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Migration2013: The Adirondack Winter Experience

ESF alumnus returns to the AEC in a different role

By Neil Patterson

The caravan traveled north on Route 28. The snow was getting deeper and the roads were worsening. Two vans filled with sleepy-eyed teenagers followed my pickup into the entrance of the Adirondack Ecological Center. It had been 15 years since I visited these cabins and picking out my bunk with the rest of the guys was surreal.

I chose the exact bed I slept in during the summer of 1995, when I was trapping small mammals for Charlotte Demers and helping the "deer crew." In the morning, several chaperones and I would lead a group of high school students into the same woods where I developed a lasting appreciation for the Adirondacks. This time it was winter and I was as excited as a kid once again.

The trip was the second of many planned under an environmental education project called Migration 2013. The project was started by the Haudenosaunee Environmental Task Force and seeks to provide native high school students in upstate New York with outdoor experiences that build leadership skills and cultivate informed decisions about environmental issues. The project highlights the migration of plants and animals under future climate change scenarios and will culminate in a backpacking trek of more than 1,200 miles from North Carolina to upstate New York during the summer of 2013.

The frozen Huntington Forest served as an appropriate setting for students to become acquainted with a potentially vulnerable environment that could be affected by warming temperatures. Students, parents, and chaperones from Tuscarora, Seneca (Tonawanda), Onondaga, and Mohawk (Akwesasne) communities have participated so far.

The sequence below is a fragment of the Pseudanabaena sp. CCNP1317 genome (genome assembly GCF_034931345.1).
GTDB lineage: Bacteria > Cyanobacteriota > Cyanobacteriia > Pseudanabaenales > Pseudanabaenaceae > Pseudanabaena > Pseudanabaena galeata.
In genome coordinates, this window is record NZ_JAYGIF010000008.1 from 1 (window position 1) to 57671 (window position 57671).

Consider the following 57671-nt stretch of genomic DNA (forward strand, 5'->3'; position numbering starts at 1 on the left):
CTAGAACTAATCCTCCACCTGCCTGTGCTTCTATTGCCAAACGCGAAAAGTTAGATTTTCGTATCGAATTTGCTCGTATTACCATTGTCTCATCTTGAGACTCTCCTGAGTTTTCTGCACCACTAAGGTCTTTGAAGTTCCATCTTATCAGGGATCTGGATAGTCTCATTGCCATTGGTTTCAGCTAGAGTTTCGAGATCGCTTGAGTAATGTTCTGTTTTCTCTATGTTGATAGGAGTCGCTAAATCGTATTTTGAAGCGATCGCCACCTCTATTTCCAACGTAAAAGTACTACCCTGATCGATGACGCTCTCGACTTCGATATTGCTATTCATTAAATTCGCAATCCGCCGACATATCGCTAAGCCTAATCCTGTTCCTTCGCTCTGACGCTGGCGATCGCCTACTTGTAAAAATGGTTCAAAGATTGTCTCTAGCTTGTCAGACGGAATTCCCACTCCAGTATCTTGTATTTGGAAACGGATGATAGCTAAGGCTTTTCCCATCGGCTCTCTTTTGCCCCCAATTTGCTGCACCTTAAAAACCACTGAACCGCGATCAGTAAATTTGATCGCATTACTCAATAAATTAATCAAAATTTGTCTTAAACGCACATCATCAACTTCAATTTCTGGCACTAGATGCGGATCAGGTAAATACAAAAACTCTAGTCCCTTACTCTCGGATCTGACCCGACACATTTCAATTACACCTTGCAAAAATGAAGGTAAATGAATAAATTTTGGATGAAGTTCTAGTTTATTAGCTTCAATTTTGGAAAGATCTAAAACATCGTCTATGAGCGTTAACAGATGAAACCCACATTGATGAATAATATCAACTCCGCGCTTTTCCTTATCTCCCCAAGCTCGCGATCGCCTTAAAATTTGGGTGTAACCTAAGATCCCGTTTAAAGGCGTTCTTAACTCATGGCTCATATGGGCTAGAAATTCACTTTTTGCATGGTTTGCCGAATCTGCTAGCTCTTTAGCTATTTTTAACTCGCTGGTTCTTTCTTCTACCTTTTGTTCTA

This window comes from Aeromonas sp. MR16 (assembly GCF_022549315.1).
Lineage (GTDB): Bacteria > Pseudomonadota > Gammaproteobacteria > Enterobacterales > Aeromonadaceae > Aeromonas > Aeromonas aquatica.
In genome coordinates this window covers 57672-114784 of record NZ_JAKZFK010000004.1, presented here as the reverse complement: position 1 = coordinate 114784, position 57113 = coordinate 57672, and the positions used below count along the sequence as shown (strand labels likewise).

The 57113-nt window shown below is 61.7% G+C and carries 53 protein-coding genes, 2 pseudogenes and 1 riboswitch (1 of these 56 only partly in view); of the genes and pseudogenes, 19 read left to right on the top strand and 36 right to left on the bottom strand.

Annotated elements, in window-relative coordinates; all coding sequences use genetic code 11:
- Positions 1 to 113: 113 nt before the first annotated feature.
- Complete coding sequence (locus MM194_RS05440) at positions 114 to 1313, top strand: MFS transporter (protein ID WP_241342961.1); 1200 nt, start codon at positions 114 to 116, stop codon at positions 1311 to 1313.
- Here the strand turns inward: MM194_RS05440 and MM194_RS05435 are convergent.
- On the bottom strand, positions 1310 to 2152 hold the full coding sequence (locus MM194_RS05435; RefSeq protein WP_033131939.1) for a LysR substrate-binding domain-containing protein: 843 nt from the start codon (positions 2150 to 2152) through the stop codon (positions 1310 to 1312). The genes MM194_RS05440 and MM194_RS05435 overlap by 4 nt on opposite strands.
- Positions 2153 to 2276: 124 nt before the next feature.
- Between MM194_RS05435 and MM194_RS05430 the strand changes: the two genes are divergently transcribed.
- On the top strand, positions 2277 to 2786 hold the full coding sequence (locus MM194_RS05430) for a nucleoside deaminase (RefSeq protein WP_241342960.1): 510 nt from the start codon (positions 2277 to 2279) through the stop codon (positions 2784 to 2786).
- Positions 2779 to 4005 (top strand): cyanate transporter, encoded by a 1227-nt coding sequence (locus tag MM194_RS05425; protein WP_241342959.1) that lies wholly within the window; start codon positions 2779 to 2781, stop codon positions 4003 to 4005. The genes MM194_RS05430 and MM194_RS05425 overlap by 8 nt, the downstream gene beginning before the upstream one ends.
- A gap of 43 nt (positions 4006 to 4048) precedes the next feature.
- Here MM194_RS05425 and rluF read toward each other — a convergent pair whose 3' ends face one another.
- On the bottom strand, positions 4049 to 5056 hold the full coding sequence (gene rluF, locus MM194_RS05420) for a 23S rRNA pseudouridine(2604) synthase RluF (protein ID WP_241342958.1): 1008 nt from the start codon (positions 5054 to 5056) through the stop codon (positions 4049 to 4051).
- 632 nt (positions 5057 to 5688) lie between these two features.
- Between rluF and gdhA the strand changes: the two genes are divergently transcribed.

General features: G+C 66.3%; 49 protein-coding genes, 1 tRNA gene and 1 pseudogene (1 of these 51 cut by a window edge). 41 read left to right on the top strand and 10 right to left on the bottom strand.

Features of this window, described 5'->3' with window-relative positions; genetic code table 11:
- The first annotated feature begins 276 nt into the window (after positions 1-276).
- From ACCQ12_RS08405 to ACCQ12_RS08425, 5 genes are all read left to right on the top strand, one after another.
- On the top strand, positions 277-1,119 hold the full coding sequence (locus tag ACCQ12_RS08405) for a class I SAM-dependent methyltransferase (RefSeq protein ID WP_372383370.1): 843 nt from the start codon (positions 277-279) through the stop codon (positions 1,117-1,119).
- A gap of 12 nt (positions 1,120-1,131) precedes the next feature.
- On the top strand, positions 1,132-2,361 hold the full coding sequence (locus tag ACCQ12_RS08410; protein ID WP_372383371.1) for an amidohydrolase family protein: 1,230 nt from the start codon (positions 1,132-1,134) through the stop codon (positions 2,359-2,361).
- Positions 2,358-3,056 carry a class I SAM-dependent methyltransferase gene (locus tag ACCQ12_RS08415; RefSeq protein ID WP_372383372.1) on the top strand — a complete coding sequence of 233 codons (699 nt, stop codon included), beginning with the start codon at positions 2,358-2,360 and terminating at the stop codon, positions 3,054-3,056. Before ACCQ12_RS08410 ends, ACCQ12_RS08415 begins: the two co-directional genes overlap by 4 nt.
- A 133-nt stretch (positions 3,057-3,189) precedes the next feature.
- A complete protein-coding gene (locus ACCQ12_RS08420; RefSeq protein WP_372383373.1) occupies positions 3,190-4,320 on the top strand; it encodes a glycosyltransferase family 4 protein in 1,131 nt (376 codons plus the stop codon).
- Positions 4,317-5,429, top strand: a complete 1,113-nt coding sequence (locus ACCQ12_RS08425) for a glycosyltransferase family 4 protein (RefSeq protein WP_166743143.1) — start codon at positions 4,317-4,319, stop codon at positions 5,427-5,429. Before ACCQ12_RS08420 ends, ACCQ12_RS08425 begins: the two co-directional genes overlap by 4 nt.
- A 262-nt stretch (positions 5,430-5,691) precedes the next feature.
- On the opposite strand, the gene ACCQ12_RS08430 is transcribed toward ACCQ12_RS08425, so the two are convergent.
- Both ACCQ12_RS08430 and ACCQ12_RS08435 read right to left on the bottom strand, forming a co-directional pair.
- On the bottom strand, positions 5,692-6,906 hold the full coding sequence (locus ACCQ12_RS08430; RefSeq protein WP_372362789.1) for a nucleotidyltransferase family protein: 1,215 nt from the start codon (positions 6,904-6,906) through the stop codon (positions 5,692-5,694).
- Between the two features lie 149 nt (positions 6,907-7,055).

After selecting bunks, everyone changed into their winter clothes and prepared for a crash course in snowshoeing. The snow was too deep for travel on foot. We ventured into a managed forest to set traps for a small mammal study. Annie Woods led us through the data collection procedures and basic small mammal identification skills, showing us skins and mounts that we could handle and examine.

In the morning, after six representatives of three species were recorded and released, the group set out to the Newcomb Adirondack Park Agency Visitors Interpretive Center to find some otter slides. We found no otters but found plenty of tracks. Later, a small group ventured out to check the ice on Rich Lake. It was 26 inches thick!

At breakfast the next day, Paul Hai showed us a collection of archeological evidence, including a photograph of a dugout canoe unearthed near Arbutus Lake. We then drove to Tupper Lake to visit the Wild Center. Students watched a movie on climate change and saw live otters and a drowsy porcupine. On the way back, we stopped near Long Lake for a short hike through a well-trampled winter deer yard for some tree identification. We walked quietly and spotted six deer. The night was filled with headlamps, charades, and board games.

We awoke to eight inches of fresh powder Saturday. Following breakfast, students were harnessed like sled dogs to heavy toboggans, pulling stoves, food, shelter and bait for a two-mile round trip to the frozen lake. We caught very little through the fishing holes in the ice, but the underwater cameras revealed some close encounters with yellow perch and northern pike. The hot chocolate and hot dogs cooked in the old wooden ice shanty warmed us from the stiff morning winds. Around noon, the sun came out for a glorious afternoon on the ice. After returning to the cabins to clean and share our catch, firewood was pulled by sled to the icy beach for some storytelling around a fire. It was truly an Adirondack Experience not to be forgotten.

The trip was made possible with support from SUNY-ESF's Center for Native Peoples and the Environment and the Haudenosaunee Environmental Task Force. To find more information on Migration 2013, the Haudenosaunee Environmental Task Force, or the Center for Native Peoples and the Environment, visit http://tuscaroraenvironment.com/migration2013.aspx or http://www.esf.edu/nativepeoples/.

Neil Patterson Jr. (EFB '96) is a member of the Bear Clan of the Tuscarora Nation and an NSF GK-12 graduate student in ESF's Forest and Natural Resource Management Program.